About Me

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Hello - My name is Mike Baker and I am a Denver Realtor and have been practicing real estate in the Denver metro area since 1999. I am posting my blog to provide information to the general public about the changing aspects of real estate and most importantly how it is affecting the local Denver real estate market. If you have any questions or thoughts please dont hesitate to comment on my blog. Also, I am always willing to provide services such as: FREE home evaluations if you are thinking about selling your current property or FREE lists of properties to buyers who are just starting to look (not only market rate but bank/foreclosed options). Let me know how I can help. You can contact me at info@hotspotrealestate.com or visit http://www.hotspotrealestate.com and use some of the search tools such as: map search, search by master planned community, neighborhood information and much more... Good Living, Mike Baker

Monday, July 20, 2009

Cherry Hills Village, CO - a good buy?

Anyone looking for luxury/high end real estate in the Denver front range, knows very well that one of the best if not THE BEST areas is Cherry Hills Village. Until recently this area has been a gem of an investment and a lifestyle that not many areas can provide. The lifestyle is still present, however, due to the economic crisis we are currently under, values have dropped significantly and sellers are feeling the blunt pain of those reductions to what was once market highs. Prices have not only reduced by $100's of $1000's but even by $1,000,000 at a time in certain cases... A very tough time to be a seller if you need your equity. However, there is always two sides to the story and that flip side is anyone in position to buy in Cherry Hills Village under current economic conditions would be wise to seek out the potential lows in the markets current value. There is no crystal ball, as we could still stir at this bottom for a while or possibly drop lower but most projections is that the economy is slightly improving and the Denver front range is under valued at this point and likely to rise in the near future thus posing significant potential gains in the short and long term. Always have a professional opinion before making such a leap of faith but in this bloggers/agents opinion, Cherry Hills is ripe for the picking.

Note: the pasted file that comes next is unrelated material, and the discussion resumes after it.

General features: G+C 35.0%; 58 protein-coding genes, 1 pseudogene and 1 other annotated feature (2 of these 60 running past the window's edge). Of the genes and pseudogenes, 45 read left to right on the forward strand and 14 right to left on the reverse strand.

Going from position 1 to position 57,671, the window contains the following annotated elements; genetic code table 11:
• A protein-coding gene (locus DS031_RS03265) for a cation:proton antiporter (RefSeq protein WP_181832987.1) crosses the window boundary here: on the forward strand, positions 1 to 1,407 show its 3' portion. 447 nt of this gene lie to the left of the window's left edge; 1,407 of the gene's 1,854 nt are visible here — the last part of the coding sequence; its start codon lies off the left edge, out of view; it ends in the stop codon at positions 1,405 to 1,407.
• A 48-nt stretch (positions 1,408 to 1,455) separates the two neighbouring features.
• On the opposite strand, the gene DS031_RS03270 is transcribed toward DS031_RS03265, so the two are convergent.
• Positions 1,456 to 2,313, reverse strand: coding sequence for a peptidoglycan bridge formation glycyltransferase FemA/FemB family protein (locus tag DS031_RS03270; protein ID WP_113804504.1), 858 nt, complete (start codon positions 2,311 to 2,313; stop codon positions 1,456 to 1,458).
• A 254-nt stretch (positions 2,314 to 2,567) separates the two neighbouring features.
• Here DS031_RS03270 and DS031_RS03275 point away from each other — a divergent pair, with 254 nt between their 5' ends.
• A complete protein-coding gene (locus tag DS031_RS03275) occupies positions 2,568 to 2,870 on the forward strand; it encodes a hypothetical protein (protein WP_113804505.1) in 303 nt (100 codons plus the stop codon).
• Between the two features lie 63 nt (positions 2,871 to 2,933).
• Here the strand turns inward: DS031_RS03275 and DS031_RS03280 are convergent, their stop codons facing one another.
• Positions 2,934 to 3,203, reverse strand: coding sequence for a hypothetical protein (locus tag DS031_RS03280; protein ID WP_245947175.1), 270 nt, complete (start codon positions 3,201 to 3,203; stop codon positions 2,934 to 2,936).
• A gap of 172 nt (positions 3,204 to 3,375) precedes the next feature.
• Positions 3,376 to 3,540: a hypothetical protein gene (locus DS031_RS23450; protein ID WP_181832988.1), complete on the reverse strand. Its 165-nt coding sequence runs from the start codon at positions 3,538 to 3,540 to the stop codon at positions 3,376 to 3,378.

Thursday, July 16, 2009

Forbes Magazine Ranks Denver #1 real estate market

Denver is ranked #1 in America as the best city to buy a home according to Forbes Magazine and its latest ratings. “While the majority of the nation’s housing markets are still working toward a bottom, some cities are boasting fundamentals that make them good places to buy a home now,” Forbes reported recently.
Phoenix was ranked No. 2 on the Forbes list, followed by Boston, San Diego and Los Angeles.
The Forbes rankings seem geared more toward each market’s current and future potential as a place to buy a home, since some of the cities at or near the top of the list are among those hardest hit by the recession.
The report ranked the 25 largest U.S. metro areas on the basis of change in price per square foot, frequency of real-estate transactions, and how evenly distributed home-sales activity is in a metro area.
“Denver tops the list,” Forbes said. “It had 25 percent of its property sales occur within approximately 25 percent of the city’s ZIP codes. This means sales in various parts of the city were fairly evenly distributed, showing proportionate activity. The further a city deviates from the 25 percent mark, the less evenly distributed the market is in that city, and thus the lower that city ranks.”